santeewelding

The part about income. The part about teenagers -- that is also promising.

NexS
NexS

Is a moment such as this, where an unexperienced Santeeton(A word I invented for those practiced in the art of the Santee-Code deciphering) can read a post by ours truly, and understand every sentence. If my camera wasn't broken.... (not to discourage you of course!)

Ocie3
Ocie3

has a whitelisting utility called AppLocker, which was reviewed by Infoworld: http://www.infoworld.com/d/security-central/application-whitelisting-in-windows-7-and-windows-server-2008-r2-845?page=0,0&source=fssr as cited by Michael in his first article in the set/series on this subject last week. As Microsoft has done before, AppLocker starts out simple and arguably under-featured (according to the review). However, the program(s) will probably evolve in terms of features and complexity in future releases -- assuming that MS will choose to continue developing it.

Michael Kassner
Michael Kassner

But, I am not by any means an expert when it comes to Linux. That is an interesting thought of having the OS control that aspect.

Ocie3
Ocie3

as if he is quoting the text on the BluePoint Security website. Long on hype and buzzwords, short on features and technical details. Apparently they offer a "Cloud AntiVirus with Application Whitelisting" system, but that is all that they reveal beyond a simple description of whitelisting. They also are not consistent about the price, and it is unclear as to why the difference in numbers. On the home page the "Personal" edition was advertised at $34.99 for "1 PC/ 12 mo. subscription" when I looked at it. But on the Personal page, a 1 PC - 1 Mo. subscription is $5.99 per month. They do offer a 30-day free trial, though. The "support" options look good, but it isn't clear whether "support" means "tech support" for all of the options. It might be limited to using the "forum". Given my experience with Panda Cloud AV, I am once bit and twice shy. Funny thing about that, BluePoint Security also offers the system with the Spanish language instead of English, if you prefer.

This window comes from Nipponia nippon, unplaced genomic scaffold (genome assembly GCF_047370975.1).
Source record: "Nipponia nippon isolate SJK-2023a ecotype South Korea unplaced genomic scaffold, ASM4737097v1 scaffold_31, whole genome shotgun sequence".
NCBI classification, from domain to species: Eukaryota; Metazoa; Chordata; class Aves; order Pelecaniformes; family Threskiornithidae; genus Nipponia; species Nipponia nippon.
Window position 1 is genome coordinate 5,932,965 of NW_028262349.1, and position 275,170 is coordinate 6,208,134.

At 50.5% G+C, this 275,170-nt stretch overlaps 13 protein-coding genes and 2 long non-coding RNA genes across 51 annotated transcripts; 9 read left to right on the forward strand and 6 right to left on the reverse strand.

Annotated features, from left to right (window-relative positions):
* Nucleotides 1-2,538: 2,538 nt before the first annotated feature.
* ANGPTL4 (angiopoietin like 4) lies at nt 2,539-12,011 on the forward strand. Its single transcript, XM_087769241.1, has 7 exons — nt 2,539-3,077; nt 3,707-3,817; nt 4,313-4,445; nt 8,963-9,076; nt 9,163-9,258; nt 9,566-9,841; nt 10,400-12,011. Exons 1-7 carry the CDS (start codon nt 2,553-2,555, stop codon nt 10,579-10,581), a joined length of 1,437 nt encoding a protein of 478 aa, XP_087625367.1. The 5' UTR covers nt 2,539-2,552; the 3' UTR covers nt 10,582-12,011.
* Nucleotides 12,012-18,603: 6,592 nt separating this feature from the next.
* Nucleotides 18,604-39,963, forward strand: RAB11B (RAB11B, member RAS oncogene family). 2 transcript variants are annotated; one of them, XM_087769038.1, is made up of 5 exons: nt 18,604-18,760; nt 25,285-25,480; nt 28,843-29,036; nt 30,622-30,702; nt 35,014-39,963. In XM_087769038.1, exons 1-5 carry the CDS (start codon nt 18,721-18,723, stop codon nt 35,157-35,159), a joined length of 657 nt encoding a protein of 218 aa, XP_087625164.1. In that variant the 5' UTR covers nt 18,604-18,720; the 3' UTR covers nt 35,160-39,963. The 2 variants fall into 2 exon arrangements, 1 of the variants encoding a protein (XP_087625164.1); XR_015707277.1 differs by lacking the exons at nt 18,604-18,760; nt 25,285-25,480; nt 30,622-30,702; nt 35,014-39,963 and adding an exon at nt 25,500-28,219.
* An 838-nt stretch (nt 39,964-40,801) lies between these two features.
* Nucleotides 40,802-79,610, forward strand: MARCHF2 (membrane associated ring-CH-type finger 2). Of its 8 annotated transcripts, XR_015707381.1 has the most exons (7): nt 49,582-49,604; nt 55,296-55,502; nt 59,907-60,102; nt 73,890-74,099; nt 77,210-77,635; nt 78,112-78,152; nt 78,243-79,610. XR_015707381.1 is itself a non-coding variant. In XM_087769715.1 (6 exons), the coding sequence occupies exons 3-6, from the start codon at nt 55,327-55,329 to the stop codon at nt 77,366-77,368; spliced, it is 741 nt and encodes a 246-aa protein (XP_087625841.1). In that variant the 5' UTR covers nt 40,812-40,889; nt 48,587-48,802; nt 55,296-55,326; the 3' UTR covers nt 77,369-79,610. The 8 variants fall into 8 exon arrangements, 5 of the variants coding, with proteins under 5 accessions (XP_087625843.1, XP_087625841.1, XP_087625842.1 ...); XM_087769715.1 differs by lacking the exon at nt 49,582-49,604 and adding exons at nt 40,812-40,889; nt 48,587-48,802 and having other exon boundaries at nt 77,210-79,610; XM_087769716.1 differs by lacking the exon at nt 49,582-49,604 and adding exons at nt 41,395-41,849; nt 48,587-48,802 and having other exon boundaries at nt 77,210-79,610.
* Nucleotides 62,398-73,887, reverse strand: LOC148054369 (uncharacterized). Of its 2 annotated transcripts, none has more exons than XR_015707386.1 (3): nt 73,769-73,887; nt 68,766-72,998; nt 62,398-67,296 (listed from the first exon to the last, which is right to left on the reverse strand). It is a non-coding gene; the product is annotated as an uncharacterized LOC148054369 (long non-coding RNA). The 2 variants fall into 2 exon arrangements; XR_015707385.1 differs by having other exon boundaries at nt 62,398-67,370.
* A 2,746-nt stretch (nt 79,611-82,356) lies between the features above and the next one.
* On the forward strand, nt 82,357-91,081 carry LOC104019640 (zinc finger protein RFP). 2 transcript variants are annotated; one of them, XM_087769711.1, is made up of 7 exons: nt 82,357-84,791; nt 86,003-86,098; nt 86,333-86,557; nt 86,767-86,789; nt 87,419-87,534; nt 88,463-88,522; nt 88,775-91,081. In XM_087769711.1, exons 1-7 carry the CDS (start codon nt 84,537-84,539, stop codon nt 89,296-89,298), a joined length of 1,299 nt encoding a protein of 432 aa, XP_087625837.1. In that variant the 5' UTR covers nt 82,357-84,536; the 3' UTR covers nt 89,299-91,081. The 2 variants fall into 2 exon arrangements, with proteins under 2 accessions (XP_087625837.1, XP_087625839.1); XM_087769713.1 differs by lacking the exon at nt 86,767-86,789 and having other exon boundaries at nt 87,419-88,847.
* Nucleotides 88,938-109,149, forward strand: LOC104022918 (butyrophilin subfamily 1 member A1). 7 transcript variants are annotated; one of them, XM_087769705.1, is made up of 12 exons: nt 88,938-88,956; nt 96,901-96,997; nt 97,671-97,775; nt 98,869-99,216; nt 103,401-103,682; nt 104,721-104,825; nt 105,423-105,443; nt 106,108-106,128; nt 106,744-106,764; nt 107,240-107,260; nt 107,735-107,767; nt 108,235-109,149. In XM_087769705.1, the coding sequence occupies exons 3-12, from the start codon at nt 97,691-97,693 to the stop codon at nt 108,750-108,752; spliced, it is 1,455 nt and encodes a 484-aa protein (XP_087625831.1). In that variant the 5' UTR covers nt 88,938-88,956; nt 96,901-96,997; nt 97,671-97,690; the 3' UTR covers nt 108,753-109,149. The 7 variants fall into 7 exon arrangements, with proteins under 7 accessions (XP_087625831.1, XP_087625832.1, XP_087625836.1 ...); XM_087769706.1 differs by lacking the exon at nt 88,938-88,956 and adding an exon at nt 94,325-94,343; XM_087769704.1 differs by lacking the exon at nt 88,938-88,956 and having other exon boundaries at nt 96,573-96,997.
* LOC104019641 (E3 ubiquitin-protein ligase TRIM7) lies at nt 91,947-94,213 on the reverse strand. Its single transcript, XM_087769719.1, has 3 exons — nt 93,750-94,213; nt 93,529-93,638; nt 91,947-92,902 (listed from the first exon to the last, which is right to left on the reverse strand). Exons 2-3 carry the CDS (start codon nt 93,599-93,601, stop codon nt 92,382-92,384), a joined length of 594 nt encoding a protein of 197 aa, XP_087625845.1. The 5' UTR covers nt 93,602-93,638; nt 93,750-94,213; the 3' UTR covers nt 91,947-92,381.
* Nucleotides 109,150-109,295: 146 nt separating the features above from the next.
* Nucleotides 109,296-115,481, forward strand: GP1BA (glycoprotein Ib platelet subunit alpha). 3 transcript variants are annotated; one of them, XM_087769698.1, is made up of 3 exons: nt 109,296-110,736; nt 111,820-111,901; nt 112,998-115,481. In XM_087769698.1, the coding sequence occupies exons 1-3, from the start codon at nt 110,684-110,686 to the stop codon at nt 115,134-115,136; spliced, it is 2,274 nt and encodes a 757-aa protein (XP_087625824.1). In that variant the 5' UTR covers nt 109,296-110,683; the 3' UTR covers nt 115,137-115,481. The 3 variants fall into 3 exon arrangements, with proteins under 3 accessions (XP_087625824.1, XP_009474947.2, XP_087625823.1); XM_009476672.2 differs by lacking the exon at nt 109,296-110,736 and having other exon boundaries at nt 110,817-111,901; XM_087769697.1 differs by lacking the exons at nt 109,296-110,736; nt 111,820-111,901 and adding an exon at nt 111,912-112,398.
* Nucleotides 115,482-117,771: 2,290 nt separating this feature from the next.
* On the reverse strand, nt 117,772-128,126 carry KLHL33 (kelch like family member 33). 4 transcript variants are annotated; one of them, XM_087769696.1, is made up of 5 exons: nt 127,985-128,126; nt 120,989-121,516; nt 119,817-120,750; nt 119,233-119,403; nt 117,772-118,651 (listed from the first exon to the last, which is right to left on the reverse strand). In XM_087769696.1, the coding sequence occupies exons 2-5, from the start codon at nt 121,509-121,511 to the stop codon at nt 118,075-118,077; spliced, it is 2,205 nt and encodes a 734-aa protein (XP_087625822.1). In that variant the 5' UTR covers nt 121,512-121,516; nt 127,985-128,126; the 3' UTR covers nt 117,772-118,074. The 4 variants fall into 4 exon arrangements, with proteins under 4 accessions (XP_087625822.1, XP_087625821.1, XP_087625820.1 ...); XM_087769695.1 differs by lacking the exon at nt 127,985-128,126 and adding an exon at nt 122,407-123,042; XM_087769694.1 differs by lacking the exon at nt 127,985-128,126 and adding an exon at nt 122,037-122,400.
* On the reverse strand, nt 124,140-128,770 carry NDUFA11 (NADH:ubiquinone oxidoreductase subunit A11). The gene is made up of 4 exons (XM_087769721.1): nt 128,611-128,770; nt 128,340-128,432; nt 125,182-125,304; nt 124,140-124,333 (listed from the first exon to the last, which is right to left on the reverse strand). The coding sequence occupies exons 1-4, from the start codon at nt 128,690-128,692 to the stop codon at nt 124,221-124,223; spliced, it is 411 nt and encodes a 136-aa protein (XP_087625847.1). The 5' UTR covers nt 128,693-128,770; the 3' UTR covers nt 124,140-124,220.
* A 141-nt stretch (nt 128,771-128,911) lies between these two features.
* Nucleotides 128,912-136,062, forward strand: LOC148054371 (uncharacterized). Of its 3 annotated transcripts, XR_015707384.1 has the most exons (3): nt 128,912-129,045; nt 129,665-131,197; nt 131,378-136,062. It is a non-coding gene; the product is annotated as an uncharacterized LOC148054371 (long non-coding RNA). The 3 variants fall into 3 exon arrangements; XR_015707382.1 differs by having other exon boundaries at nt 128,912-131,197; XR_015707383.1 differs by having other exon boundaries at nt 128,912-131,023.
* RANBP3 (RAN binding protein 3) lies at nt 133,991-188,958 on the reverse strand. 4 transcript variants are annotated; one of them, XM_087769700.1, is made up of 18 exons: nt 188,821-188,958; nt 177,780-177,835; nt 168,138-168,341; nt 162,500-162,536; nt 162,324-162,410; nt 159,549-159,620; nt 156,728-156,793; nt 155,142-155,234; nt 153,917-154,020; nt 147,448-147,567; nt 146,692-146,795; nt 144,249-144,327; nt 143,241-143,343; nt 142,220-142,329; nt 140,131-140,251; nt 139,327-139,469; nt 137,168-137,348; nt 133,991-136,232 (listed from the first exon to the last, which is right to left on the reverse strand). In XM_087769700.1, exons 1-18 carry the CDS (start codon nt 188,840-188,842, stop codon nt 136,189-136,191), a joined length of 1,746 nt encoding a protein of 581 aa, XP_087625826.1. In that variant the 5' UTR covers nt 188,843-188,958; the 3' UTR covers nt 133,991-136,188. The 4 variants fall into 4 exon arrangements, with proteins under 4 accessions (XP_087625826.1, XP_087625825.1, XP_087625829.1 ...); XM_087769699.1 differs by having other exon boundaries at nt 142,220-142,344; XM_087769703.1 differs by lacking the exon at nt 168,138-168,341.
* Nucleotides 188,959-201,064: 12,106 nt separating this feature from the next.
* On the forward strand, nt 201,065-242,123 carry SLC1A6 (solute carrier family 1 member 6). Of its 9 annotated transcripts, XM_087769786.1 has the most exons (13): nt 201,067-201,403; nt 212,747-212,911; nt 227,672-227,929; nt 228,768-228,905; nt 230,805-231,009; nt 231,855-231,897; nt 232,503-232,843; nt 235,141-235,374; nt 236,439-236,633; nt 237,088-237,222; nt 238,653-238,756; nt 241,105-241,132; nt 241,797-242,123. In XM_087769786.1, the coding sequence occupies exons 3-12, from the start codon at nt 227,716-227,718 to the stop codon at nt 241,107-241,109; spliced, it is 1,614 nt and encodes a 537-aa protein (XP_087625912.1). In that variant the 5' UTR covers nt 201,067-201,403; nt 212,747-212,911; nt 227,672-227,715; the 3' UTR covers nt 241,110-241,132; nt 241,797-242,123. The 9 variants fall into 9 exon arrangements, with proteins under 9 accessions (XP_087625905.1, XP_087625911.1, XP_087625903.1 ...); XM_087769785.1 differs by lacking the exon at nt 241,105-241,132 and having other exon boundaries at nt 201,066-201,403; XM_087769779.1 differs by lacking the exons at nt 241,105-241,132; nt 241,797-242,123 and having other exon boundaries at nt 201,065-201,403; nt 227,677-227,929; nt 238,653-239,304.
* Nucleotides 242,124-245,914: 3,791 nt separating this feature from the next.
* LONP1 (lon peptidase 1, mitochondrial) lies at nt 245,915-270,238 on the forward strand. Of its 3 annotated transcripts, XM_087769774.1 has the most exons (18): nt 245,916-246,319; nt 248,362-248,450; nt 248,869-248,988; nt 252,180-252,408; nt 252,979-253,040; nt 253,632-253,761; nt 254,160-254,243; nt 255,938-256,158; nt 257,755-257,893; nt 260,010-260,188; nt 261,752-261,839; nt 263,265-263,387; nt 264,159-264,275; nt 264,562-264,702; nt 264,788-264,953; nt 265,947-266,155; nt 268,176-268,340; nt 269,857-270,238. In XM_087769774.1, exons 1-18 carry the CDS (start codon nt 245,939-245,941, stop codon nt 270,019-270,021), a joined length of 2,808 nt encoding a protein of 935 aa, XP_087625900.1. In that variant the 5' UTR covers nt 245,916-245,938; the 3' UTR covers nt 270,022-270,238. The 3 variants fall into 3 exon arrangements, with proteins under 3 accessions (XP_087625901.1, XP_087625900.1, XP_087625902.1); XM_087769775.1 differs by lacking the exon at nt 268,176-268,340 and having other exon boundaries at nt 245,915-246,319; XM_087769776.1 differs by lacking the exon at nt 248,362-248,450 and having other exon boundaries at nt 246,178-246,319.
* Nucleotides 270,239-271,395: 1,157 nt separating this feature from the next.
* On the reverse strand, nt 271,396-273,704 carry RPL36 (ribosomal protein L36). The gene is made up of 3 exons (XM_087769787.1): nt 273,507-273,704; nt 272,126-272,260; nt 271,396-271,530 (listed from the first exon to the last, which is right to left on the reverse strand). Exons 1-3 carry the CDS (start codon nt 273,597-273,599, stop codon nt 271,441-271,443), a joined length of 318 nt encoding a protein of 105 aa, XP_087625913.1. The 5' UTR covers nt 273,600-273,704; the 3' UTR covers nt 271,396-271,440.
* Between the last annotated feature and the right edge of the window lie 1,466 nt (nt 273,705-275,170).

deepj
deepj

How do we know that we are protected from every flying piece of code coming at us? I think it would be nice for the vendors to really really spell that out ie 1 what are all the catagories of non file based code (in addition to the file based code) and 2 are we protected and how are we protected by their whitelisting program?

Ocie3
Ocie3